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What is Socially Responsible Investing? (with Examples)

Socially responsible investing (SRI), also known as social investment, is an investment that is deemed socially responsible owing to the nature of the company’s activity. Socially conscious investing is a recurrent theme in socially responsible investments. Sustainable agriculture, renewable energy, conservation, microfinance, and inexpensive and accessible essential services, such as housing, healthcare, and education, all benefit from the rising SRI sector.

Socially responsible investing has two primary objectives: social impact and financial gain. The two do not have to go hand in hand; just because an investment claims to be socially responsible does not guarantee that it will give a satisfactory return to investors. The promise of a good return is no guarantee that the corporation will be socially responsible. An investor must still evaluate the investment’s financial prospects while determining its social value.

Here are five examples to get you started on your socially responsible investing path.

Individual Companies and Stocks

Investing in individual companies and stocks is an example of SRI because it requires investors to select socially responsible enterprises based on a set of criteria. Negative screening, which completely avoids a specific category of stocks, such as tobacco or mining, is a common strategy utilized in this selection procedure. And norm-based screening, which is based on firms adhering to international standards.

Using a set of criteria such as ESG has also become popular in SRI. SRI stock selection involves learning more about a company’s performance, social effect, priorities, and culture. Investors can more easily see a company’s efforts and commitment to the SDGs and other global impact measures when it publishes a sustainability report. Companies’ sustainability reports are also validated by third-party sources like MSCI ESG Ratings and Sustainalytics ESG Ratings.

Mutual Funds and ETFs

Socially conscious investing has been increasingly popular in recent years. There are dozens of new funds and pooled investment vehicles accessible for regular investors. Mutual funds and exchange-traded funds (ETFs) offer the simplicity of gaining exposure to various companies across several sectors with a single investment.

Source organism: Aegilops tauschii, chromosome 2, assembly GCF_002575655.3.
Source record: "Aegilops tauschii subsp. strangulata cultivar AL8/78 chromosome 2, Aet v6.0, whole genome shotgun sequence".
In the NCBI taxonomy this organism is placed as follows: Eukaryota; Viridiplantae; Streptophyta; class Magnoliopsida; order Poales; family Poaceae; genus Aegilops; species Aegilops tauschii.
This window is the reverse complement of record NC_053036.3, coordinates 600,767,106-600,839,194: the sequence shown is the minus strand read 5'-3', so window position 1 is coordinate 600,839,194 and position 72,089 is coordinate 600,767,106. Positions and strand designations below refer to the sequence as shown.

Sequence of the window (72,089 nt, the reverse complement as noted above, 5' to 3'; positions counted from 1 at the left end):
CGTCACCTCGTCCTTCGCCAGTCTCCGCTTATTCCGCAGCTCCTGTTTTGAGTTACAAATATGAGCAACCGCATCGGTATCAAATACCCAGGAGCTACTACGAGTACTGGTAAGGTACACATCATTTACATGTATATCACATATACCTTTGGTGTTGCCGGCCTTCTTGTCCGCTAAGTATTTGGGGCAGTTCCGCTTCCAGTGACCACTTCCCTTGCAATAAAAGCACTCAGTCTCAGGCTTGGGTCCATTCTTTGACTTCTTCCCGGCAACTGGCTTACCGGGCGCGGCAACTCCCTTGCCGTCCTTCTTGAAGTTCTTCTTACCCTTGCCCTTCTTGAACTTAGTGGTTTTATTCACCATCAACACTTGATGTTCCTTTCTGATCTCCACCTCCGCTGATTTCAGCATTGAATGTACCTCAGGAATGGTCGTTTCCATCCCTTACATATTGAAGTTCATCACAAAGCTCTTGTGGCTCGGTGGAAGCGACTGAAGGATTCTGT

Investors should scrutinize fund prospectuses to determine the particular philosophies used by fund managers as well as the possible profitability of these investments. VanEck Investment Grade Floating Rate ETF (FLTR), issued by VanEck; SPDR Bloomberg Investment Grade Floating Rate ETF (FLRN), issued by State Street; and iShares Floating Rate Bond ETF (FLOT), issued by BlackRock Financial Management, are among the top socially responsible bond ETFs.

Community Investments

Investors can also put their money directly into community-beneficial projects. Community Investments puts money to work in the community to offer safe and affordable housing, employment opportunities, education, healthcare, financial counseling, child care, and other important community services. Contributions to community development financial institutions are a simple way to make such an investment. Community investment funds organizations that have demonstrated social responsibility by assisting the community have been unable to obtain financing from other sources, such as banks and financial institutions. These are often non-profit organizations, civil society organizations, academe, and private foundations.

Advocacy Investing

SRI is essentially putting money and investing resources to work for the betterment of society to generate specific benefits that promote social gains. This can be accomplished by investing in non-profits and their causes. Advocacy-driven investing is socially responsible or impact investing that aims to increase investments in environmental sustainability, education, and justice.

Promoting racial justice, equality, and inclusion is an example of advocacy-driven investing. The goal of racial justice investing, also known as impact investing, is to use institutional and retail money to invest in ways that advance this and other anti-racist causes. Another example is green investing, which involves making investments in firms or projects that are committed to preserving natural resources.


Offering microloans or modest loans to start-ups is another method individuals can make socially responsible investments. They can hunt for firms or conduits that provide financial help in underdeveloped countries. Microfinance has long been used to aid development. It has the potential to boost self-employment and microenterprise creation in developing countries. Microfinance can help households increase their prospects of earning more money, allowing them to better provide for their family and improve their quality of life.